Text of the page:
How to Prune Shasta Daisies

Shasta Daisies, or Leucanthemum x superbum, are known for their plentiful, eye-catching blooms.

So, how do you make sure those blooms last as long as they can and help your perennial produce as many as possible throughout the season?

The answer is in the pruning methods that you choose.

A close up vertical image of Shasta daisies growing in the garden pictured on a soft focus background. To the top and bottom of the frame is green and white printed text.

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Whether it is to increase the number of blooms, prolong the flowering season, or promote general health and vigor via general periodic maintenance, pruning your Shasta daisies can do wonders when it’s done right.

It is important to know when and how to prune this perennial in order to get the best results. So, let’s discuss everything you need to know about pruning your Shastas.

The when, the how, and the why are covered under each method described below so you can decide which option is best for you.

Here’s everything we’ll cover up ahead:

First things first, let’s collect everything we need to get started.

Gather Your Tools

Just like with any type of garden maintenance, having the correct tools is one of the most important parts of the task.

A close up horizontal image of a pair of gardening gloves set on a lawn with a set of pruning shears.

Sharp, clean secateurs are an absolute necessity for effective pruning.

Bypass secateurs are my favorite option, with two blades that cut similarly to scissors. The sharpened blade on one side crosses over a thickened metal platform, creating a clean slice in the stem.

A clean cut reduces damage to the stem and lessens the risk of disease.

You can find bypass secateurs on Amazon, available in a variety of designs from Martha Stewart.

Martha Stewart Bypass Secateurs

Sometimes people recommend deadheading snips to remove spent blooms, but for Shastas in particular, I prefer to use the secateurs as the stems can be quite thick and will quickly blunt a smaller tool.

Whatever pruning tools you choose, be sure to clean and sanitize them before and after use.

Pinch Out for Fuller Growth

If you’re looking to promote thicker and fuller growth, pinching out is a good place to start!

This is best done early in the season before any thick stems have formed.

A close up horizontal image of Shasta daisies growing in the garden pictured on a soft focus background.

When the plant reaches six inches tall, simply remove the top half-inch of each stem.

This method causes the stalk to produce side shoots, creating a fuller plant with the ability to host more blooms later in the season.

Deadhead for Continuous Flowering

This method can be carried out at any time of year when the Shasta is in bloom.

Removing spent blooms will extend the flowering period and prevent the plant from going to seed. This allows the plant’s energy to go towards the formation of new flowers and foliage, building a brighter display of color in the garden.

A close up horizontal image of Shasta daisies growing in a cottage garden pictured in bright sunshine.

These daisies like to spread, so regular deadheading will also help to prevent unwanted self-sowing.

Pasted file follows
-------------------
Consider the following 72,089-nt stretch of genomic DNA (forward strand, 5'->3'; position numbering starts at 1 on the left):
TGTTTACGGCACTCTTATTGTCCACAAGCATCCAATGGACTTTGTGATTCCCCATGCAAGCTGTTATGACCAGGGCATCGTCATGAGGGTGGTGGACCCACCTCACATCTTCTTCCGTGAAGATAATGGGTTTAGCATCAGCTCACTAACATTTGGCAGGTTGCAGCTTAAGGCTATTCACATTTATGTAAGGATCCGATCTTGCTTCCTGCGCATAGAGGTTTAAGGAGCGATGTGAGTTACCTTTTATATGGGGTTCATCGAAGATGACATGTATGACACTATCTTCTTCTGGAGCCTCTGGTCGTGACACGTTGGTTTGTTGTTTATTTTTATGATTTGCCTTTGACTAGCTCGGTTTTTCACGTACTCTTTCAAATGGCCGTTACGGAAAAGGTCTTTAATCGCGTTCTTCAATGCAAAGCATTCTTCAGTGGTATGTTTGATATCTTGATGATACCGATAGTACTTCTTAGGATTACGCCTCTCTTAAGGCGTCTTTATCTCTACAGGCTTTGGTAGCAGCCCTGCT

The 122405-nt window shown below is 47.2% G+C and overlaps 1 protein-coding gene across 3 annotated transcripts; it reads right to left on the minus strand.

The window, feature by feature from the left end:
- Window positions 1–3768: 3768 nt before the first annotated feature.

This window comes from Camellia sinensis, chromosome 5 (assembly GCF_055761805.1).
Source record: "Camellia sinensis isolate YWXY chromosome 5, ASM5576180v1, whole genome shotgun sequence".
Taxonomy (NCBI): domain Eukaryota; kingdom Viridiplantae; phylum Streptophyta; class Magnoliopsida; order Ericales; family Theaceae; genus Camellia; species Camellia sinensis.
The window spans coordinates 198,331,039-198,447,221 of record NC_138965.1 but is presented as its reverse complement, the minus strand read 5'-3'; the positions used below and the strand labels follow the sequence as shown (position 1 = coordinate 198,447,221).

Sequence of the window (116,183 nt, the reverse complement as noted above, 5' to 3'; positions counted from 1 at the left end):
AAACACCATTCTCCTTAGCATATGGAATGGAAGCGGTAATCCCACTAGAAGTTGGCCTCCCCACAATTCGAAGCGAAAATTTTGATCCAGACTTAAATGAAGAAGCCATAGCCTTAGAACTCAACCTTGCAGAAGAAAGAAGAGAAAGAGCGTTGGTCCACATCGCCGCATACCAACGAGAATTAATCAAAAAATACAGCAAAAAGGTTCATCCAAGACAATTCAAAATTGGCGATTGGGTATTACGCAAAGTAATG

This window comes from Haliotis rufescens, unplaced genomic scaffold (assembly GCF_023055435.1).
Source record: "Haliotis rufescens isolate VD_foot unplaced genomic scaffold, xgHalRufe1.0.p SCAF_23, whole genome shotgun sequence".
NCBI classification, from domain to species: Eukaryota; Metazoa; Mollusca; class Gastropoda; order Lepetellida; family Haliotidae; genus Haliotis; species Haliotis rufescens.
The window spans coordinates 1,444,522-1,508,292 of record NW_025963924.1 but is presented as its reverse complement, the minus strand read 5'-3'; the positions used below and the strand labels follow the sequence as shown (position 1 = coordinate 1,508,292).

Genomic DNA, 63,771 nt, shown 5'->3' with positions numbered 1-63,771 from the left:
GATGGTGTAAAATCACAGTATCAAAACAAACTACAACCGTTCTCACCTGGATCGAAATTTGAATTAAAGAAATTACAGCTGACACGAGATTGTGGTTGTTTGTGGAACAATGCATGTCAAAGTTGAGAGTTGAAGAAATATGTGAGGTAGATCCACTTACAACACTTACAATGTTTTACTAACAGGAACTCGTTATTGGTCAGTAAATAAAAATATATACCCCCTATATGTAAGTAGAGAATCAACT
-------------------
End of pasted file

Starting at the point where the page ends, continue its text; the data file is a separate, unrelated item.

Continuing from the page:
As the flowers begin to fade, use sharp, sterilized secateurs to cut the stem of each spent bloom just above the new node, where a new leaf or flower bud will form. 

Try the Chelsea Chop

The Chelsea Chop is a technique of summer pruning designed to control the growth habit and extend the flowering period of particular perennials, and it is very effective when it comes to Shasta daisies.

The name of the technique comes from the annual Chelsea Flower Show hosted in England each May. The method involves reducing the plant’s growth by a third.

You can use secateurs for this method, or shears may be more efficient for larger plants.

These shears from Martha Stewart, available from Amazon, may make your workload a little lighter.

Martha Stewart Hedge Shears

In May, after the risk of frost has passed, reduce your Shasta by a third using a sharp, sterilized cutting tool. This method of cutting off excess foliage to reshape the plant will encourage bushier growth and a prolonged flowering season.

A bonus effect of the Chelsea Chop is that it will keep your Shasta more compact, making the stems less likely to topple over in the fall, and reducing the need for staking.

Don’t Forget Annual Maintenance Pruning

With the arrival of first frost, after the foliage dies back in late fall, prune your Shasta using sharp secateurs. Make your cuts two to three inches above the soil.

This will allow you to remove the dying stems and keep your garden looking tidy through the winter. Mulch can be added to protect the crowns while plants are dormant, and removed in the spring.

If this particular visual aesthetic of the garden over winter is not a priority, you may choose to leave the dying stems on the plant to provide extra protection through the coldest time of year.

In this case, you can cut back the dead stems to the soil surface in early spring instead, allowing space for new growth to emerge.

A Happy Haircut

Shastas are a resilient species, so don’t stress too much about getting it right. As long as you are carrying out your pruning at the appropriate time of year and using sharp, sterilized tools, your daisies will do the rest of the work.

A close up horizontal image of Shasta daisies growing in a sunny garden.

So, whether it’s to increase the number of blooms, control growth, or simple annual maintenance to promote healthy plants, you now know exactly when and how to prune and deadhead your Shastas to gain the results you desire.

Do you have a favorite pruning tip to share? Let us know in the comments below!

And for more info on growing daisies in your own garden you can learn more in the following guides:

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